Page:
The Daily Record of Baltimore

BALTIMORE (AP) — Like a lot of lawyers, Stan M. Haynes loves to read American history. Unlike most lawyers, Haynes loves it so much he’s written a book about it.

Recently published, “The First American Political Conventions: Transforming Presidential Nominations, 1832-1872” chronicles the beginnings of the nomination process and how Baltimore played an integral role.

“I was a history major in college,” said Haynes, who received his bachelor’s from the College of William & Mary in 1980 and his J.D. from the University of Virginia School of Law in 1983. “So, I’ve always been an American history nut.”

Haynes said his interest in the early American presidential contests sparked his desire to write.

“I was curious to see where all these conventions were held, since I work in Baltimore,” he said.

“I always thought I wanted to write a book, and it had a lot of local history in it. It just seemed like the right thing to do.”

The venture took roughly two years for Haynes to complete, and it wasn’t an easy task for a full-time lawyer. Haynes primarily works on employer defense cases and workers’ compensation issues at Baltimore’s Semmes, Bowen & Semmes.

“I would work on it in the evenings at home,” he said. Research was done during the week, while weekends — where he had large timeframes to “sit and think”– were devoted to writing, he said.

The 276-page book hit shelves this May, in plenty of time for the Republican National Convention in Tampa, Fla., this month and the Democratic National Convention in Charlotte, N.C., the first week of September.

That timing, in fact, eventually dictated Haynes’ choice of a publisher.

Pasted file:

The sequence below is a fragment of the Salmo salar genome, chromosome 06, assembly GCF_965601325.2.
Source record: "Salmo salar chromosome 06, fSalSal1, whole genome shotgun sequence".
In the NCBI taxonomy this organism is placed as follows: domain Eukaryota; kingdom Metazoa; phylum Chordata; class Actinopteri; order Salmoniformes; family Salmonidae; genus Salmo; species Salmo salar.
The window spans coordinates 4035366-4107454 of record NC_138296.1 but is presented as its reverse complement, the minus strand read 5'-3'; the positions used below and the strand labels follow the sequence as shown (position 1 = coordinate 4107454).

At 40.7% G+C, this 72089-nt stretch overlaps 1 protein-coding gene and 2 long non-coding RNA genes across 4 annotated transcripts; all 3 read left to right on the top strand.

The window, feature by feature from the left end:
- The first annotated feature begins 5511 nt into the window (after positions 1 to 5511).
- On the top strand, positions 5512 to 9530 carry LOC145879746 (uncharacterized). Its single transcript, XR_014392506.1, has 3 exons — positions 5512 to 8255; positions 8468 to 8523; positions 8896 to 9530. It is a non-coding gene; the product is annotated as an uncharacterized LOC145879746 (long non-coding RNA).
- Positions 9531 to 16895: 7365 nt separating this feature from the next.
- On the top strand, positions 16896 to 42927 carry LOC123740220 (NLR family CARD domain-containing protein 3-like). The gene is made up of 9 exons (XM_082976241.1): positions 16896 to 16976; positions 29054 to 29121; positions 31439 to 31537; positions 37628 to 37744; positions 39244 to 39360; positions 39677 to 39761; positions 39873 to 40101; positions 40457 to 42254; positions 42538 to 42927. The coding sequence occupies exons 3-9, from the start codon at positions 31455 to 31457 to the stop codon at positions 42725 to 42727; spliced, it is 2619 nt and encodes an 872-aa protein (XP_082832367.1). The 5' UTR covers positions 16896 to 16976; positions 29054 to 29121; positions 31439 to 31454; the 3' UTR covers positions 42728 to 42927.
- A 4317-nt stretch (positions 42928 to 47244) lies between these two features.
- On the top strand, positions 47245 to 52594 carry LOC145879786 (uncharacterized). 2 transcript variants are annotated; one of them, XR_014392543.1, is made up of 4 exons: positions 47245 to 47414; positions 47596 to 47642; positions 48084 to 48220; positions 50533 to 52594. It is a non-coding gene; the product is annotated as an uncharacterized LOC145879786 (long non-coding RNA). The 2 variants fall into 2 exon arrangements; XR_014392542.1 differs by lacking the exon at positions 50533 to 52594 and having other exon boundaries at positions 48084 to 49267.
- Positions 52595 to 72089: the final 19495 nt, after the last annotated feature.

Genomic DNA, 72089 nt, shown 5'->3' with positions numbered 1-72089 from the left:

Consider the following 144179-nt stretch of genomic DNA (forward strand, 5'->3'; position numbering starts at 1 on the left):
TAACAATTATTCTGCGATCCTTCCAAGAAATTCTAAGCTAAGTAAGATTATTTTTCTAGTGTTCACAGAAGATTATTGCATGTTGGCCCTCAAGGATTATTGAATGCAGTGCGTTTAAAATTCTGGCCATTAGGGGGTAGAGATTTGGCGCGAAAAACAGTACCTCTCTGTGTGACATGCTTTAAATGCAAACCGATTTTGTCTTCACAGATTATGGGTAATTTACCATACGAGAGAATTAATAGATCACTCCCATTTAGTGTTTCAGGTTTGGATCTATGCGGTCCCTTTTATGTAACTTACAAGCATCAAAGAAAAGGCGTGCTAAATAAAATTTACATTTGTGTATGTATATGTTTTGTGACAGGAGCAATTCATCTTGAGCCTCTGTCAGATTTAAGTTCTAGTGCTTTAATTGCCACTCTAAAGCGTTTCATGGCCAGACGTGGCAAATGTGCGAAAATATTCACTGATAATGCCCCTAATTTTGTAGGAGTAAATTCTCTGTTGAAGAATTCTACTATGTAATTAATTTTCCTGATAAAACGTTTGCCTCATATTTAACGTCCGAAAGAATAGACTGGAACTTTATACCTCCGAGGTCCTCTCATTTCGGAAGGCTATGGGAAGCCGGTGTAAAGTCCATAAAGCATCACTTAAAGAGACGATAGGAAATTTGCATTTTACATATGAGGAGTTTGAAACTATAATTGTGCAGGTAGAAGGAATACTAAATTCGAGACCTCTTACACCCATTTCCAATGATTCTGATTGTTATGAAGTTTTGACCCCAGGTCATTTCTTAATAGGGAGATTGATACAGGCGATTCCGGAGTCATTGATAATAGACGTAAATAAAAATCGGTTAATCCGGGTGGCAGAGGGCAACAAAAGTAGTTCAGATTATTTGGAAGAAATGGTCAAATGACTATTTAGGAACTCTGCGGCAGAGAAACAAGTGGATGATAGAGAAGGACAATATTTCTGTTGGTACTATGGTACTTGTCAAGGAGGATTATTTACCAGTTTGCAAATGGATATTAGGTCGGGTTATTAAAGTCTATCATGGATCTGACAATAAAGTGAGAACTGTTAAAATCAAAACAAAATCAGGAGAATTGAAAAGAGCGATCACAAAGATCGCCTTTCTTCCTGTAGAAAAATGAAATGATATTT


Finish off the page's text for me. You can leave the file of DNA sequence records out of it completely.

“I don’t have an agent, so that eliminated a lot of the publishing companies right off the bat,” he said.

He chose McFarland & Co. Inc, an independent publisher based in North Carolina that caters primarily to the library audience, with academic texts and other nonfiction books.

About nine months ago, McFarland offered Haynes a contract guaranteeing the book’s summer release — something other companies could not promise.

“I’m a lawyer,” he said, when talking about the time-consuming project. “So I’m used to the legal process being slow.”

The book features anecdotes and other accounts of conventions found by researching old newspaper articles, convention transcripts and biographies from those who experienced these early political gatherings in Baltimore and elsewhere.

Collecting the stories could be difficult at times, Haynes said.

“The sources were scarce,” he said. “Early newspapers aren’t always available.”

One story followed the unusual path of a man who believed he was Benjamin Franklin. The impersonator dressed as the founding father as he marched around Baltimore giving speeches during one of the convention here. (For more about the book, check out its website,

According to Haynes, his book was meant to be less of a scholarly work and more of a “quick read for the casual history person.”

And, he said, he hopes it will not be his last.

“I have to confess: I enjoy it. It’s a nice relief from what I normally do every day. I’ll probably continue it,” Haynes said, “as long as somebody buys the books.”

Information from: The Daily Record of Baltimore

(Copyright 2012 by The Associated Press. All Rights Reserved.)


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